The Florida Bar

Criminal Law

Criminal Law


The Criminal Law Section was created in 1976 to provide a forum for Bar members with a common interest in criminal law. The Section is committed to the improvement of individual trial skills and the administration of justice. Section activities foster a high standard of ethical conduct in all members of the profession who participate in the criminal justice system.


Emily Young, 850-561-5650

Membership Information

Florida Bar member dues: $30 Join and Pay Online
Joint membership with Government Law Section: $45 Join and Pay Online
Joint membership with Government Law and Administrative Law Sections: $70 Join and Pay Online
Download the Criminal Law Section Membership Application to pay by check.

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Section Activities & Programs


The Executive Council meets three times per year, during Florida Bar meetings in January, June, and September. All members are invited to attend. Check the Bar calendar for dates and times of meetings.

Gerald T. Bennett Trial Skills Training Program

The Section sponsors a unique trial skills training course for Assistant State Attorneys and Assistant Public Defenders. The late Professor Bennett, of the University of Florida Law School, created the program based on teaching methodologies developed by the National Institute for Trial Advocacy. The course features criminal case studies, mock trial exercises, critiques by a team of prosecutors, defense lawyers and judges, as well as individual review of videotaped presentations. Instructors are volunteers from the ranks of highly experienced Section members. The course has been offered since 1979 and has trained more than 1700 government lawyers in the field of criminal law, at no cost to the students. Attendance is based on recommendations by elected agency heads. The course is held in August at the University of Florida, Levin College of Law, in Gainesville.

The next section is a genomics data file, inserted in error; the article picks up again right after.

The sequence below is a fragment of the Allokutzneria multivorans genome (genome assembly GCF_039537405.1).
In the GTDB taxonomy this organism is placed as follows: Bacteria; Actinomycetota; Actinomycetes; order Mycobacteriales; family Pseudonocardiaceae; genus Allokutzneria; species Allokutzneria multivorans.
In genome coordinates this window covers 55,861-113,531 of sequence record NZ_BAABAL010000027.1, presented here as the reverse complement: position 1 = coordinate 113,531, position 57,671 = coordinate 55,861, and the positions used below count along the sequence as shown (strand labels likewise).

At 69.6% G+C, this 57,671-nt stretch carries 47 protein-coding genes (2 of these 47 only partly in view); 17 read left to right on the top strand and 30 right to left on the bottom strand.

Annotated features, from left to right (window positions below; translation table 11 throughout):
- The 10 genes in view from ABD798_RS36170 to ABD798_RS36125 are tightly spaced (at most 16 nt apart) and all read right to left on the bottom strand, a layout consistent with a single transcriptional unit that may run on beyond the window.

The Section participates in an exchange program with Oxford University in England, whereby barristers attend the Gerald T. Bennett trial skills program and Section members are selected to attend a similar program in Oxford, as students and instructors. The student receives a scholarship for travel expenses. Scholarship recipients must have attended the Bennett training program, agree to teach in the program, have five years of experience in a criminal prosecution or defense agency, and receive the nomination of the agency head.

Gerald T. Bennett Criminal Justice Summit

The Section held its first annual Summit on Criminal Justice Issues in June 2003. Established by past Section Chair Professor Stephen Everhart, the Summit is named for Professor Bennett, who encouraged practitioners to critically analyze the criminal justice system, in theory and application.

Selig I. Goldin Award

The Section annually recognizes a member of the legal community who has made a substantial contribution to the criminal justice system. It is given in memory of Mr. Goldin’s outstanding competence, service, and compassion.